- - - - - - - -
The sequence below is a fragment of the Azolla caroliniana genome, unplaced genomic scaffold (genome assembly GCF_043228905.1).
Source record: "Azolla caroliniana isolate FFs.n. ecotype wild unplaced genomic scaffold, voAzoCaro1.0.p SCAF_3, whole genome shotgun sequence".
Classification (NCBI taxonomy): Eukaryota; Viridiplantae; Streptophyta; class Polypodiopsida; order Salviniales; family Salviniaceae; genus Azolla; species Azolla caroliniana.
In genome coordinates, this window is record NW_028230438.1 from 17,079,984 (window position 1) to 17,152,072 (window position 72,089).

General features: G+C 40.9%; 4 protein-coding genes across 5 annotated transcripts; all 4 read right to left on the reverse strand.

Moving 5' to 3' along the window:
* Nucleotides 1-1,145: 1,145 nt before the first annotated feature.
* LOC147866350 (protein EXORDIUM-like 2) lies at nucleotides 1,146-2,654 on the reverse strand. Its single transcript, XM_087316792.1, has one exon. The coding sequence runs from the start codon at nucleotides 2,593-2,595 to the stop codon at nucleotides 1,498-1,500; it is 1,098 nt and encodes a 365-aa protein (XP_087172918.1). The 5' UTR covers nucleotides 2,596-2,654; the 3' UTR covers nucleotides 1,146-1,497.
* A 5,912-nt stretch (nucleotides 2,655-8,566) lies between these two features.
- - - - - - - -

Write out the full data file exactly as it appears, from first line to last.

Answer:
The sequence below is a fragment of the Azolla caroliniana genome, unplaced genomic scaffold (genome assembly GCF_043228905.1).
Source record: "Azolla caroliniana isolate FFs.n. ecotype wild unplaced genomic scaffold, voAzoCaro1.0.p SCAF_3, whole genome shotgun sequence".
Classification (NCBI taxonomy): Eukaryota; Viridiplantae; Streptophyta; class Polypodiopsida; order Salviniales; family Salviniaceae; genus Azolla; species Azolla caroliniana.
In genome coordinates, this window is record NW_028230438.1 from 17,079,984 (window position 1) to 17,152,072 (window position 72,089).

General features: G+C 40.9%; 4 protein-coding genes across 5 annotated transcripts; all 4 read right to left on the reverse strand.

Moving 5' to 3' along the window:
* Nucleotides 1-1,145: 1,145 nt before the first annotated feature.
* LOC147866350 (protein EXORDIUM-like 2) lies at nucleotides 1,146-2,654 on the reverse strand. Its single transcript, XM_087316792.1, has one exon. The coding sequence runs from the start codon at nucleotides 2,593-2,595 to the stop codon at nucleotides 1,498-1,500; it is 1,098 nt and encodes a 365-aa protein (XP_087172918.1). The 5' UTR covers nucleotides 2,596-2,654; the 3' UTR covers nucleotides 1,146-1,497.
* A 5,912-nt stretch (nucleotides 2,655-8,566) lies between these two features.